Farmers over the age of 60 also see fatalities rise, says new report
The distance from combine to coffin varies each year in agriculture, but the overall hazards of farming are a numbing constant. A new report on Indiana farm fatalities in 2015 points to the possible emergence of nationwide trends: A decline in incidents involving children, an increase in the average age of victims and a marked jump in the deaths of hobby farmers.
A total of 28 farm-related deaths were recorded in the Hoosier state in 2015, almost a match with the state average of 29.7 since 1970. However, the total is a marked increase compared with the past 10-year average of 22 farm-related deaths.
Bill Field, a professor of agricultural health and safety at Purdue University, and author of the 2015 Indiana Farm Fatality Summary with Historical Overview report, believes bedrock farming changes are beginning to surface in fatality statistics.
The average age of an Indiana producer is 58. However, more than 50% of fatal accidents in 2015 involved farmers over the age of 60, an age bracket where hearing, vision and reaction are typically diminished.
“A growing number of my friends are on social security but still work for their sons at planting or harvest for cash or gas for the pickup,” Field says.
Going against almost all other industry currents, farming retirements exist only on paper, echoes Charles Schwab, a professor of agricultural and biosystems engineering at Iowa State University. “Farmers keep working at some level and you see these injuries mount. We’ve recorded so many farm injuries with 70- and 80-year-olds and that makes agriculture so different.”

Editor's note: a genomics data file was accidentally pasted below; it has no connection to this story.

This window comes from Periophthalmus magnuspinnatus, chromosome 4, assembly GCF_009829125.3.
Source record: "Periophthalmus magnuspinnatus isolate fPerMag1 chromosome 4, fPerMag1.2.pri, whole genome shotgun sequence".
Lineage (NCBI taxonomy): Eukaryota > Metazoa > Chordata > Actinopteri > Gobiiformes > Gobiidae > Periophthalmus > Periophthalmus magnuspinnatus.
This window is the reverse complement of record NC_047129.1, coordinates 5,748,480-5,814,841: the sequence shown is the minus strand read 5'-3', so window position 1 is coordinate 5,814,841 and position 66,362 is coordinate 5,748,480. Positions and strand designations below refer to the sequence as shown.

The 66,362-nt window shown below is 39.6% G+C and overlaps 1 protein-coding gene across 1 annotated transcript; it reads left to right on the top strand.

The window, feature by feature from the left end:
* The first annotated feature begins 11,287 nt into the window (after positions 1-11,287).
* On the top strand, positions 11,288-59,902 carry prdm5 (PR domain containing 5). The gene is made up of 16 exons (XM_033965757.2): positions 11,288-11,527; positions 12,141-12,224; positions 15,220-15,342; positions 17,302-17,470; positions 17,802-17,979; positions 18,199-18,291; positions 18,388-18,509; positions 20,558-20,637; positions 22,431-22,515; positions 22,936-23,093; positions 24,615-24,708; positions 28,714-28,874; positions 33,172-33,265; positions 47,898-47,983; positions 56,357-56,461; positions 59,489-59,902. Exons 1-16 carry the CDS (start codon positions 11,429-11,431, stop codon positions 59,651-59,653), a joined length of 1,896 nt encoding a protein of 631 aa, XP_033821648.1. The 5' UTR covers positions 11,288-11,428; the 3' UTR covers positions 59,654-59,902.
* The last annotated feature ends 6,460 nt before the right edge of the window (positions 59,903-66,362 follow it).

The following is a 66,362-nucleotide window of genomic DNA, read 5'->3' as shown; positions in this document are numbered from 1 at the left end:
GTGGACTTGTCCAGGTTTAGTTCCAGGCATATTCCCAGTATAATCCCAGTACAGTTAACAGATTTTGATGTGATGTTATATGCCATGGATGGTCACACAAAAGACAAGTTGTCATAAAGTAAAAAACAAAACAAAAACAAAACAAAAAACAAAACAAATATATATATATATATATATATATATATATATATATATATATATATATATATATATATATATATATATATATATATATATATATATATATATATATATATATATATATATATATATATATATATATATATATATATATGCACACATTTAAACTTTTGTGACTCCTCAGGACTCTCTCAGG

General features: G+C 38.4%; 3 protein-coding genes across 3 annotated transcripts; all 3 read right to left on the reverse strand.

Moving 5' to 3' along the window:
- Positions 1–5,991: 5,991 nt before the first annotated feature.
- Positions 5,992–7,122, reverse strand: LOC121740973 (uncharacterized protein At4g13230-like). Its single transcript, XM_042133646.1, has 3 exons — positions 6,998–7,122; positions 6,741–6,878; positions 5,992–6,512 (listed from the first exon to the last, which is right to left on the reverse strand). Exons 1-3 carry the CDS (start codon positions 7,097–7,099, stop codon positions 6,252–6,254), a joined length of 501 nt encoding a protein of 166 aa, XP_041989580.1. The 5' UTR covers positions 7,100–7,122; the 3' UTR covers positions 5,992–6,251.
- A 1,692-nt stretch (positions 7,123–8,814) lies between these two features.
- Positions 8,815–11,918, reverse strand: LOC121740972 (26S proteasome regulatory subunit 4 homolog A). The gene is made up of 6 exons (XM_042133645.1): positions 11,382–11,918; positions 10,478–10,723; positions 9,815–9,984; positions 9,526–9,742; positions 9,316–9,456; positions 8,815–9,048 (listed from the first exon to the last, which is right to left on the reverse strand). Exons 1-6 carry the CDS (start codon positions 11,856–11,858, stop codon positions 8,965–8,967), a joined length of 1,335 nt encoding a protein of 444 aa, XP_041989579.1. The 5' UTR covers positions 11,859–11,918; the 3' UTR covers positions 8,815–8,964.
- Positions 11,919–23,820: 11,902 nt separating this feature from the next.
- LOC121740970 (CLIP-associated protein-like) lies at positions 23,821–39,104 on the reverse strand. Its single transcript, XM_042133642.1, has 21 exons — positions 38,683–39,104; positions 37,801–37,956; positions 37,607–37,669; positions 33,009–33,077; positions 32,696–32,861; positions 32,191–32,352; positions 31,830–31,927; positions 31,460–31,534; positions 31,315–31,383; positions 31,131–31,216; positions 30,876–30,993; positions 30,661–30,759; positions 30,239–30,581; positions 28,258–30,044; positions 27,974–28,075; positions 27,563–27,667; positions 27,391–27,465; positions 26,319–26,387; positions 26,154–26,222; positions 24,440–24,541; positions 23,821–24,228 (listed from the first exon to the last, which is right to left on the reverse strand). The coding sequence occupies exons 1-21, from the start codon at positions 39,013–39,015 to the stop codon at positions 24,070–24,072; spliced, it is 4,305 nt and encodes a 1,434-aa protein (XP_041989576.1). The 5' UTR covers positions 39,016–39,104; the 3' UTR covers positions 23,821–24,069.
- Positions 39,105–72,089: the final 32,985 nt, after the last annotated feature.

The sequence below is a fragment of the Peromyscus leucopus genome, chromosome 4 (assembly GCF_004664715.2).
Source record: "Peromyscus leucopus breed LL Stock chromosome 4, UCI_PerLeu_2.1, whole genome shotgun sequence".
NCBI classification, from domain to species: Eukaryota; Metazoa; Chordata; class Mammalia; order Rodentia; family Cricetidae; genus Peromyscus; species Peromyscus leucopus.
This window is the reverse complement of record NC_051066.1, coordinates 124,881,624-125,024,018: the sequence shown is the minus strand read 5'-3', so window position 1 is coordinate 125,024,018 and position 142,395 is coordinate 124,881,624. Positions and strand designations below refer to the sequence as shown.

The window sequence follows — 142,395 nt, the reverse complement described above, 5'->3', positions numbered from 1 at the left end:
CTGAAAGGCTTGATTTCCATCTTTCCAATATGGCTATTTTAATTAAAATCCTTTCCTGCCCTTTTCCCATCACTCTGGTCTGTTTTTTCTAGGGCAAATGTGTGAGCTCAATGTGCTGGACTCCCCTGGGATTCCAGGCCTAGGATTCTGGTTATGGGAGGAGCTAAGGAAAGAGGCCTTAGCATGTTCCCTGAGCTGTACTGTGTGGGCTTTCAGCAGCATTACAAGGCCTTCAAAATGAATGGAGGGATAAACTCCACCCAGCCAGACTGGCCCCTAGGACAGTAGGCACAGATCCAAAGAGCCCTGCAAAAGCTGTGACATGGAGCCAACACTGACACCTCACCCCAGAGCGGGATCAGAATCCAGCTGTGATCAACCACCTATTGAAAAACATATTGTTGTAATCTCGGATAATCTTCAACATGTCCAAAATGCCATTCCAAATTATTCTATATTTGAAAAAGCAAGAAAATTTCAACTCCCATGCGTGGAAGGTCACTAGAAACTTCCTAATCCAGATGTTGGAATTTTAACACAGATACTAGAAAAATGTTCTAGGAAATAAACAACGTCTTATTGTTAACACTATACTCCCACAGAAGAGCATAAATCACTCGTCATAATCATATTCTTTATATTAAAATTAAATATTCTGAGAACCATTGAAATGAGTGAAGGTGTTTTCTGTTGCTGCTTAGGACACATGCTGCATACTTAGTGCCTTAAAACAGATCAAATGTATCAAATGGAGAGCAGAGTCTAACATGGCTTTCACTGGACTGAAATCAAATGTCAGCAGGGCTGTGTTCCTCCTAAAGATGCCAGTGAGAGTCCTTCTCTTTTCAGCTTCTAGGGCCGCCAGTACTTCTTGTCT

Conversely, historical on-operation time has shrunk for farm kids, and in the 1 to 17 age category, only one Indiana child died in an ATV-related farm accident in 2015. During the past five years, fatalities involving children have dropped from a seven-per-year average to less than one.
Field says social shifts and a change in equipment size might be a factor: “Family farms continue to shrink, kids spend less time on farm chores and machinery has grown so expensive and complex that kids don’t just hop on and operate a particular vehicle.”
Part-time farmers make up another emerging trend. Since 2013, Field has recorded fatalities of doctors, bankers, lawyers and law enforcement officers who all bought farms as an avocation.
“Over the last four years, very few large-scale farmers were killed, but the hobby farmer numbers are climbing,” he says. “They get hurt in accidents with older equipment.”
Older equipment is always a core element of farm accident totals and 2015 was no different, with 39% of fatalities related to tractor accidents, almost all from rollovers. (Tractors manufactured before 1985 weren’t subject to ROPS regulations.)
Indiana’s Amish population accounts for a disproportionate number of farm fatalities—in some years, one-third of the state’s deaths. The majority of Amish accidents are livestock-related.
Indiana has 59,000 farms and a death rate of 19.6 per 100,000 farm workers. U.S. Bureau of Labor 2014 statistics estimate the death rate at 24.9 per 100,000 farm workers nationwide, and 3.3 per 100,000 workers in all industries combined.
Field estimates one in nine Indiana farms experienced an injury requiring medical attention in 2015. “Extrapolated out, that’s 6,555 injuries for families with traditionally poor medical coverage,” he says.
Field says the report’s statistics are a good indication of what’s happening around the nation. “The highest risk is to older, retired farmers, and that applies to any state. Also, hobby farmers are a big accident risk,” Field adds. “I fear part-timers, because of age or hobby, will become an increasingly bigger part of these statistics.”
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